Africa is home to nine of ten of the world’s most neglected crises. Cameroon, DR Congo and Burkina Faso are the most neglected displacement crises in the world, according to the Norwegian Refugee Council’s annual list launched on 09 June, 2020.

At a time when governments around the world are asking people to stay at home and limit their travel to contain the spread of Covid-19, armed conflict and violence are forcing hundreds of thousands to flee. Between 23 March and 15 May 2020, armed conflict in 19 countries has displaced at least 661,000 people.

The number of internally displaced people (IDPs) around the world has reached an all-time high, according to a new report from the Internal Displacement Monitoring Centre (IDMC), part of the Norwegian Refugee Council. This year's GRID breaks down data by conflict, violence and disasters across 145 countries.

Ongoing efforts to contain an Ebola outbreak in the east of the country have diverted attention and resources from already enfeebled healthcare facilities which are dealing with several deadly endemic diseases.

The 2020 edition of The Global Report on Food Crises describes the scale of acute hunger in the world. It provides an analysis of the drivers that are contributing to food crises across the globe, and examines how the COVID-19 pandemic might contribute to their perpetuation or deterioration.

The objective of the Congo Basin Sustainable Landscape Impact Program (CBSL IP) is to catalyze transformational change in conservation and sustainable management of the Congo Basin through landscape approaches that empower local communities and forest-dependent people, and through partnership with the private sector.

On 08/04/2020, 143 confirmed cases were being treated, 39 of which were in health facilities and 104 at home. Of the 104 confirmed cases at home, 68 are being transferred to health facilities. 56 per cent of contacts were followed up. 48 per cent of travelers were followed up. 78 per cent of alerts were investigated in the last 24 hours.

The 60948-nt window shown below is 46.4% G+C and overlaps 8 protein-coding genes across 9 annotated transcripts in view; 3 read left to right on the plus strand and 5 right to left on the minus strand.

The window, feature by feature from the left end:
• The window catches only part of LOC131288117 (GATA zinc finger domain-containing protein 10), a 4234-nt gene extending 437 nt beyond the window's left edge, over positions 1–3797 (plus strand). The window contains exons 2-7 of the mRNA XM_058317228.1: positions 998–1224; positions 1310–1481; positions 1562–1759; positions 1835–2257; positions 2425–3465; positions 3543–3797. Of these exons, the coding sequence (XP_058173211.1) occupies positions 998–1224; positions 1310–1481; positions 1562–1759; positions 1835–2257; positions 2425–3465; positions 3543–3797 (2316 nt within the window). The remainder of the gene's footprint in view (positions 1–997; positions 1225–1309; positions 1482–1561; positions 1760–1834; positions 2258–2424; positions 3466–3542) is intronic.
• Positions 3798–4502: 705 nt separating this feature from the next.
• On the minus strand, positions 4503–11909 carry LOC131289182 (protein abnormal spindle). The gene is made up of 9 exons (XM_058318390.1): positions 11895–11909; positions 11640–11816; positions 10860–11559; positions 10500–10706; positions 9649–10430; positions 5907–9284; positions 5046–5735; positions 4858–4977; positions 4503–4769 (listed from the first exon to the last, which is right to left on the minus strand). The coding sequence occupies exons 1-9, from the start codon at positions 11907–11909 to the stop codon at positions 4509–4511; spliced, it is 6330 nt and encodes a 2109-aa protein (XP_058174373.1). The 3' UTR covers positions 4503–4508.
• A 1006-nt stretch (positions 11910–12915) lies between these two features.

It is well documented that treatment for severe acute malnutrition (SAM) is effective. However, little is known about the long-term outcomes for children treated for SAM. We sought to trace former SAM patients 11 to 30 years after their discharge from hospital, and to describe their longer-term survival and their growth to adulthood.

To finance their progress, developing countries must inevitably find ways to overcome challenges. One major issue that these countries face is that investors often perceive developing countries as carrying a high financial risk, which limits their ability to access to international capital markets.

This is the third report in Save the Children's 'Stop the War on Children' series. It reveals shocking trends in the threats to the safety and wellbeing of children living in areas impacted by conflict. In 2018, verified grave violations against children reached a record high.

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